August 13, 2008

Sounds plausible. I encourage you to post this on the arXive forums, too.

Indexical reasoning allows you to say: given we're in a universe at all, we would expect to be in a big universe. But that doesn't tell us why this particular universe is big - it just suggests that it *is* big. What am I missing here?

But is the extra size enough to compensate for the extra improbability? If so, then yes, it sounds plausible. I don't think even Nick Bostrom would object to applying self-indication to really-existing worlds, just to possible but nonexistent ones.

We have no idea about the tiny CP-violation in particle physics, but all the other time asymmetries are thought to arise from a very-low early-universe entropy.

Nooo! CPT symmetry is not an asymmetry - and it is easy to explain. The universe is reversible - and it's symmetric under t => -t. Asking why you need to reverse parity and charge when you reverse time is like asking why you need to reverse momenta when you reverse time. You don't - the simplest explanation is parity, charge and momentum are time-dependent dynamical phenomena - i.e. they reverse themselves automatically on t => -t. Details are on my web site.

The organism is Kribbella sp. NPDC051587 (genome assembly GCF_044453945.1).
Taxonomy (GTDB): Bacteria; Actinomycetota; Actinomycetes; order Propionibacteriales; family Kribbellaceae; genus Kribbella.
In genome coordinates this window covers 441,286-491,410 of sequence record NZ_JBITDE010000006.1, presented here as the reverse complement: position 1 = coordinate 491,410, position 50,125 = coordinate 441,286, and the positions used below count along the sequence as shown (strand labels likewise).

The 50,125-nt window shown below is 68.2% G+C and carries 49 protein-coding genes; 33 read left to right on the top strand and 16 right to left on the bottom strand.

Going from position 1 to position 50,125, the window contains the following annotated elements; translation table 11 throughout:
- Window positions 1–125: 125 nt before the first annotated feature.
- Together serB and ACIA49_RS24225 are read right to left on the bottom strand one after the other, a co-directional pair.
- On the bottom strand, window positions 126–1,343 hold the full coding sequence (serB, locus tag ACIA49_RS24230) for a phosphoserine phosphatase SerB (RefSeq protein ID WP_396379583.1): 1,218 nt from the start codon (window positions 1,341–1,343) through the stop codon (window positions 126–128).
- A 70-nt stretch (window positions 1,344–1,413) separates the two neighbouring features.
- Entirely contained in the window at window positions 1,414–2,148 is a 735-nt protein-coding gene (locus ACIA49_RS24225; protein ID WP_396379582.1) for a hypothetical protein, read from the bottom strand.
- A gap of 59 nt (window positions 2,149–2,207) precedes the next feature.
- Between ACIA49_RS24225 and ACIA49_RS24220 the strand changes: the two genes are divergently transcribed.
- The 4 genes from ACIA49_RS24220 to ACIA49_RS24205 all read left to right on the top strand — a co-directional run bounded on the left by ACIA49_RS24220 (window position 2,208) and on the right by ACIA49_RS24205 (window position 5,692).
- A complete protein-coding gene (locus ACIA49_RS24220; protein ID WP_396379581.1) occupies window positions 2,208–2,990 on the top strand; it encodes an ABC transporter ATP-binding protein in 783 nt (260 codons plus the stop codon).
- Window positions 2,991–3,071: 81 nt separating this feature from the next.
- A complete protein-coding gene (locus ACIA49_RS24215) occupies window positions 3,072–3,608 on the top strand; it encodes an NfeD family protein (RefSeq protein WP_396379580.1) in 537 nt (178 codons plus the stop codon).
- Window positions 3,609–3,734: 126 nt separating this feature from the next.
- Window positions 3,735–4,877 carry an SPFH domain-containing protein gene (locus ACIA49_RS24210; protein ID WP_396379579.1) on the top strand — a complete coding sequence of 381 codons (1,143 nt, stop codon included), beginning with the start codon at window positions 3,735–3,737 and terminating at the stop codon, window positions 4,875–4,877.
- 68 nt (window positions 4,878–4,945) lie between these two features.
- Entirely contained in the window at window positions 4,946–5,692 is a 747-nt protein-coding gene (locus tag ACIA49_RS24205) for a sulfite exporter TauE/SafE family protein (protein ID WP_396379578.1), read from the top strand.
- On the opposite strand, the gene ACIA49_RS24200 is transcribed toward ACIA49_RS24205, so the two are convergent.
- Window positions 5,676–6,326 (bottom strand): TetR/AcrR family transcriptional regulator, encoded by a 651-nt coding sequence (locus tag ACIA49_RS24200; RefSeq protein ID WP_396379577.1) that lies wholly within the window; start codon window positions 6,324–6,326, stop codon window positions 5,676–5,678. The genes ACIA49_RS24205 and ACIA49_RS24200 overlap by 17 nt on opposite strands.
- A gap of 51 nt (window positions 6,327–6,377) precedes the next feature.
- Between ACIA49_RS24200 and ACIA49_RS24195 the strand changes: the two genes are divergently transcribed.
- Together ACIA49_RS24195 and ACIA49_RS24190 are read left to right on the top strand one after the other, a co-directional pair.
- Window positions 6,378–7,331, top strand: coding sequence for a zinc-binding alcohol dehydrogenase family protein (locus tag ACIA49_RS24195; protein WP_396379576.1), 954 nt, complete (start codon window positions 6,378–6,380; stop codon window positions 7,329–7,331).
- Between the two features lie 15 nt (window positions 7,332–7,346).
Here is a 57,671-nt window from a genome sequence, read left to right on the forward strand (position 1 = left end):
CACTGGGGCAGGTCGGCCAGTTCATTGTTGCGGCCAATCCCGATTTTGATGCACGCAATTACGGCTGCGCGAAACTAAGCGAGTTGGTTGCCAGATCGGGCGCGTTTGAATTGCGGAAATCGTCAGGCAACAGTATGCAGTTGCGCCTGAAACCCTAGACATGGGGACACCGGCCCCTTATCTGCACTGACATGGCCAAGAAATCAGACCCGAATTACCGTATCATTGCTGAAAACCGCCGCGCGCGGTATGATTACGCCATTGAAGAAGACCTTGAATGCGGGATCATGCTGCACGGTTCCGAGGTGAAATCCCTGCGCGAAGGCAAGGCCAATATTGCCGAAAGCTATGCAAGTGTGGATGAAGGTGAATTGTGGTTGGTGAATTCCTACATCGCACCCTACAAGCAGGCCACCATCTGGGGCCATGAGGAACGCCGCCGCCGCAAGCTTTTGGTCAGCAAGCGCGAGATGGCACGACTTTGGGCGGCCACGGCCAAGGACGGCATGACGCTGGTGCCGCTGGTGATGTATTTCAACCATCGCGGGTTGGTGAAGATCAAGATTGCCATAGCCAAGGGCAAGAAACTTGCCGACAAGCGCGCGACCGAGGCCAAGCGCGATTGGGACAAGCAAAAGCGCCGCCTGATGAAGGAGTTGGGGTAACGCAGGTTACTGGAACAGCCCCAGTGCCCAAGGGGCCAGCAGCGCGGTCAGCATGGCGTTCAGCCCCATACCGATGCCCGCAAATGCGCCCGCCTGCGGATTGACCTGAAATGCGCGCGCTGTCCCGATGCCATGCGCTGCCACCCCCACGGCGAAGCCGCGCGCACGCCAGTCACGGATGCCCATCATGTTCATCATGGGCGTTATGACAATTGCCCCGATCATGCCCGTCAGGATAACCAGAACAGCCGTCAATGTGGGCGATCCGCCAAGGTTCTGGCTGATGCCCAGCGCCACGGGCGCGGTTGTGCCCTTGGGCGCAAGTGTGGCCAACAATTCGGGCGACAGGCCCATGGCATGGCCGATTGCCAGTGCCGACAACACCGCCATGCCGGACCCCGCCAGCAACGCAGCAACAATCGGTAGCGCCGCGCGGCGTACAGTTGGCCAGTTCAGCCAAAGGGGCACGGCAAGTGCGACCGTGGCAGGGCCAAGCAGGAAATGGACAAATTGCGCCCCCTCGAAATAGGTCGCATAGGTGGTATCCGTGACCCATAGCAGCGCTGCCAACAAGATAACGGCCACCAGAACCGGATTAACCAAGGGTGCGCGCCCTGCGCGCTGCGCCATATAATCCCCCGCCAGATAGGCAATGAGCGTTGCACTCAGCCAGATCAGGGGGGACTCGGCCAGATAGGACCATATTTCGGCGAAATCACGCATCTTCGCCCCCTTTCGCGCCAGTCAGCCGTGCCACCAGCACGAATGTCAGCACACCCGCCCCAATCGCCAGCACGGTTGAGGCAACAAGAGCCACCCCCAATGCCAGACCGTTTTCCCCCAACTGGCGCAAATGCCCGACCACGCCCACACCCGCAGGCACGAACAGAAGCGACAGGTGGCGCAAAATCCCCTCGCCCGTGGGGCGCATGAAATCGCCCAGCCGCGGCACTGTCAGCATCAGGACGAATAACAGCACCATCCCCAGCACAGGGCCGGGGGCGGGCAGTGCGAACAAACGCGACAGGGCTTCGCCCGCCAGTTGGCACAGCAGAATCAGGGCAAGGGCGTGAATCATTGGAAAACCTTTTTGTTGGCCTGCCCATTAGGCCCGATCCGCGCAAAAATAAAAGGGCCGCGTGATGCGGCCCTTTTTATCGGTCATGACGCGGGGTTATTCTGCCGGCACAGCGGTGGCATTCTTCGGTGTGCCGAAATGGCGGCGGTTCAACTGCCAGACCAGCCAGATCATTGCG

Also: "why is the universe so big?" has a simple anthropic answer - if you accept the premises that it necessarily started small, and that it takes at least 4 billion years to evolve something like us.

Similarly: "why doesn't stuff happen as often "backwards" in time" has a simple anthropic answer - if you accept the premise that dissipative structures like living organisms need sustained entropy-gradients to support their continued evolution.

The idea that low-entropy conditions are "rare" is an odd one in this context. A better way of looking at is is that low-entropy initial conditions have an extremely short description - and are therefore preferred by Occam's razor.

Lastly: "inflation" has a technical meaning in physics which is quite different from "expansion". This essay muddles those concepts together - in a way which would probably make most physicists squirm.

Tim, I don't see how I confused "inflation" with "expansion" (a word I never used.)

That is, given self-indication we should expect to be in a finite-probability universe with nearly the max possible number of observer-moment slots.

This runs straight into Fermi's paradox. If we are in a populous universe, then where are all the aliens?